It’s a version of the story that seems to give Louise a bit more leeway. She is not portrayed as someone instinctively forced to follow what fate tells her to do, but as someone who actively chooses the path she sees. This is what allows its central message (basically the old adage, “better to have loved and lost than never to have loved at all”) shine all the more clearly. As Louise puts it in her narration during the final sequence: “Despite knowing the journey and where it leads, I embrace it and I welcome every moment of it.”

Embrace the benefits of film

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It’s no surprise that Denis Villeneuve got to direct “Dune” not long after this, because “Arrival” has to be one of the most successful sci-fi movie adaptations of all time. Then again, “Story of Your Life” also gave him a lot more creative freedom than Dune has; not only is the short story much shorter, but it’s also nowhere near as well-known as the “Dune” books. Villeneuve could afford to make massive changes to the source material without angering the novel’s millions of internet fans.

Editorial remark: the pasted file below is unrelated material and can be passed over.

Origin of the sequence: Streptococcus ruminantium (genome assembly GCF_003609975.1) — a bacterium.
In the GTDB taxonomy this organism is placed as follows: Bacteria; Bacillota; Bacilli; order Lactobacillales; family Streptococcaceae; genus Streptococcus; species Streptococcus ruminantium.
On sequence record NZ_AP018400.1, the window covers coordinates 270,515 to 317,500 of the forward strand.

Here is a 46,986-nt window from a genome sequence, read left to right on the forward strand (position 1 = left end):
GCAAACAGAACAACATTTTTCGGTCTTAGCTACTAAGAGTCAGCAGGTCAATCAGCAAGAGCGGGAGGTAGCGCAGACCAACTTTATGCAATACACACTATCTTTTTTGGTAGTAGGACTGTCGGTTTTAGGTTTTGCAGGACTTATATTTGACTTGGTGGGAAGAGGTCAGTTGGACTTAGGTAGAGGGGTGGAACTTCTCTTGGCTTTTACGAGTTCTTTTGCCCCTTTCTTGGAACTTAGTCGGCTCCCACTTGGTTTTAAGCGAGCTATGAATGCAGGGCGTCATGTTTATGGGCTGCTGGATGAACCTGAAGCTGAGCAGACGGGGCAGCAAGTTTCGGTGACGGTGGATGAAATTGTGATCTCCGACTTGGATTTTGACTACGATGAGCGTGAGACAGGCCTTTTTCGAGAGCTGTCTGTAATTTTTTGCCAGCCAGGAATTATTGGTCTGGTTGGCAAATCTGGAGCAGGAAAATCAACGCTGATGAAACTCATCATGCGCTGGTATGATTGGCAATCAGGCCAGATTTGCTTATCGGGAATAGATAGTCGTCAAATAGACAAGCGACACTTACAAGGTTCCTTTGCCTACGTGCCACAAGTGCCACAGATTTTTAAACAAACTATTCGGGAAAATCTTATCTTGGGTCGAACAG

More than anything, Villeneuve seems to understand the value of a director putting their own personal spin on the story they’re adapting. Simply adapting a book faithfully to its film form ensures that your film will always be secondary to the source material. It will be a copy of the book, just in a medium the story was not originally intended for. Much of what makes “Story of Your Life” so great is how the prose is able to jump back and forth between past, present, and future, sometimes all within a single paragraph. This is not something a movie can really do.

Just as Stanley Kubrick understood that a completely faithful adaptation of “The Shining” would be impossible to pull off, Villeneuve understood that “Arrival” was a film that could benefit from massively rearranging the order in which Louise’s story is told. “Arrival” emphasizes and expands the more cinematic elements of the short story while altering or downplaying the things that work best in prose, which is how it delivers such a strong emotional punch at the end. Villeneuve didn’t give us a faithful adaptation at all, and that’s one of the best decisions he’s ever made.

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The post Arrival Ending Explained: Changing the Source Material in Just the Right Way appeared first on /Film.